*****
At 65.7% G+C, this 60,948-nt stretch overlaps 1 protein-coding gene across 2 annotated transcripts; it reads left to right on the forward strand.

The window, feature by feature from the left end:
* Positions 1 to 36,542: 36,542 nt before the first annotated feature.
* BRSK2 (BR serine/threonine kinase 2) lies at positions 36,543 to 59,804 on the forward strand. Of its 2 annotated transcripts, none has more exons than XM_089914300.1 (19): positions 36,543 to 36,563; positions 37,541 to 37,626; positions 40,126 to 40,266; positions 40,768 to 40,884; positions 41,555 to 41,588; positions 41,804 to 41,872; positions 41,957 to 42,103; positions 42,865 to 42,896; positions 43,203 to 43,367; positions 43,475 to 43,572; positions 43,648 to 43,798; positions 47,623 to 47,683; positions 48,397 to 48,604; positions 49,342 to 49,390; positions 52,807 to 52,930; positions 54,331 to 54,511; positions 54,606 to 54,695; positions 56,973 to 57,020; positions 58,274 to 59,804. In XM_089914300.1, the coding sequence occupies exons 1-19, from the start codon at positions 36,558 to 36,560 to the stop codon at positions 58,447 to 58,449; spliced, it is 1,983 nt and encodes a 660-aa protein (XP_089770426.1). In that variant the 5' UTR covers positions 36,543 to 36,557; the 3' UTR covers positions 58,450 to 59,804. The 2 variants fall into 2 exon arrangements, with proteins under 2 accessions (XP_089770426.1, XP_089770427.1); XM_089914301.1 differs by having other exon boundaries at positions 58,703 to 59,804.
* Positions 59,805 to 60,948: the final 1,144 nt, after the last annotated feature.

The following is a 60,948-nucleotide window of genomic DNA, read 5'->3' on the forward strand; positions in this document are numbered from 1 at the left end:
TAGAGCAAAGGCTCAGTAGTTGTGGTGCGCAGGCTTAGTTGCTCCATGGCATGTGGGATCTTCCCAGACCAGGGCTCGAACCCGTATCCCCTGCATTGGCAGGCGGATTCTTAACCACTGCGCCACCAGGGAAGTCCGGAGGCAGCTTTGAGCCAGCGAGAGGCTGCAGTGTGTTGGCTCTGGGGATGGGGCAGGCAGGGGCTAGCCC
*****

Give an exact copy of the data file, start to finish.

At 65.7% G+C, this 60,948-nt stretch overlaps 1 protein-coding gene across 2 annotated transcripts; it reads left to right on the forward strand.

The window, feature by feature from the left end:
* Positions 1 to 36,542: 36,542 nt before the first annotated feature.
* BRSK2 (BR serine/threonine kinase 2) lies at positions 36,543 to 59,804 on the forward strand. Of its 2 annotated transcripts, none has more exons than XM_089914300.1 (19): positions 36,543 to 36,563; positions 37,541 to 37,626; positions 40,126 to 40,266; positions 40,768 to 40,884; positions 41,555 to 41,588; positions 41,804 to 41,872; positions 41,957 to 42,103; positions 42,865 to 42,896; positions 43,203 to 43,367; positions 43,475 to 43,572; positions 43,648 to 43,798; positions 47,623 to 47,683; positions 48,397 to 48,604; positions 49,342 to 49,390; positions 52,807 to 52,930; positions 54,331 to 54,511; positions 54,606 to 54,695; positions 56,973 to 57,020; positions 58,274 to 59,804. In XM_089914300.1, the coding sequence occupies exons 1-19, from the start codon at positions 36,558 to 36,560 to the stop codon at positions 58,447 to 58,449; spliced, it is 1,983 nt and encodes a 660-aa protein (XP_089770426.1). In that variant the 5' UTR covers positions 36,543 to 36,557; the 3' UTR covers positions 58,450 to 59,804. The 2 variants fall into 2 exon arrangements, with proteins under 2 accessions (XP_089770426.1, XP_089770427.1); XM_089914301.1 differs by having other exon boundaries at positions 58,703 to 59,804.
* Positions 59,805 to 60,948: the final 1,144 nt, after the last annotated feature.

The following is a 60,948-nucleotide window of genomic DNA, read 5'->3' on the forward strand; positions in this document are numbered from 1 at the left end:
TAGAGCAAAGGCTCAGTAGTTGTGGTGCGCAGGCTTAGTTGCTCCATGGCATGTGGGATCTTCCCAGACCAGGGCTCGAACCCGTATCCCCTGCATTGGCAGGCGGATTCTTAACCACTGCGCCACCAGGGAAGTCCGGAGGCAGCTTTGAGCCAGCGAGAGGCTGCAGTGTGTTGGCTCTGGGGATGGGGCAGGCAGGGGCTAGCCC